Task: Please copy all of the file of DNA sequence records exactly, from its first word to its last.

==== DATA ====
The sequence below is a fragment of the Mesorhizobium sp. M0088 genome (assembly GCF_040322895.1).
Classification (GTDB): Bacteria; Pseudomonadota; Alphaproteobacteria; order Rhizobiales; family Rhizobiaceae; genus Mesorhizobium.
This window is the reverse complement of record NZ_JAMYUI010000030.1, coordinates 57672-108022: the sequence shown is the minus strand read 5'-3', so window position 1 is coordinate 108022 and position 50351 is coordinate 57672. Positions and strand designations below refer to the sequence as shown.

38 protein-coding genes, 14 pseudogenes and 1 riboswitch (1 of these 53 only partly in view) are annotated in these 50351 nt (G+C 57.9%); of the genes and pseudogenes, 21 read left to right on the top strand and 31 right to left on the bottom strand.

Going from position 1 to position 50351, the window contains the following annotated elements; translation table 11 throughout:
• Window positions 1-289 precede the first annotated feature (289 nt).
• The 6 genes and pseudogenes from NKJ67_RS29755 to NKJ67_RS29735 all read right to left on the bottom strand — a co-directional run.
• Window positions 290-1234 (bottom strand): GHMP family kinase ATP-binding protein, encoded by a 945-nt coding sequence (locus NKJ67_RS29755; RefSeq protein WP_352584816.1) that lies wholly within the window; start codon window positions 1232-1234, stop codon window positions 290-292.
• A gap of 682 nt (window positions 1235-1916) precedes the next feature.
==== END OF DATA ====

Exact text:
The sequence below is a fragment of the Mesorhizobium sp. M0088 genome (assembly GCF_040322895.1).
Classification (GTDB): Bacteria; Pseudomonadota; Alphaproteobacteria; order Rhizobiales; family Rhizobiaceae; genus Mesorhizobium.
This window is the reverse complement of record NZ_JAMYUI010000030.1, coordinates 57672-108022: the sequence shown is the minus strand read 5'-3', so window position 1 is coordinate 108022 and position 50351 is coordinate 57672. Positions and strand designations below refer to the sequence as shown.

38 protein-coding genes, 14 pseudogenes and 1 riboswitch (1 of these 53 only partly in view) are annotated in these 50351 nt (G+C 57.9%); of the genes and pseudogenes, 21 read left to right on the top strand and 31 right to left on the bottom strand.

Going from position 1 to position 50351, the window contains the following annotated elements; translation table 11 throughout:
• Window positions 1-289 precede the first annotated feature (289 nt).
• The 6 genes and pseudogenes from NKJ67_RS29755 to NKJ67_RS29735 all read right to left on the bottom strand — a co-directional run.
• Window positions 290-1234 (bottom strand): GHMP family kinase ATP-binding protein, encoded by a 945-nt coding sequence (locus NKJ67_RS29755; RefSeq protein WP_352584816.1) that lies wholly within the window; start codon window positions 1232-1234, stop codon window positions 290-292.
• A gap of 682 nt (window positions 1235-1916) precedes the next feature.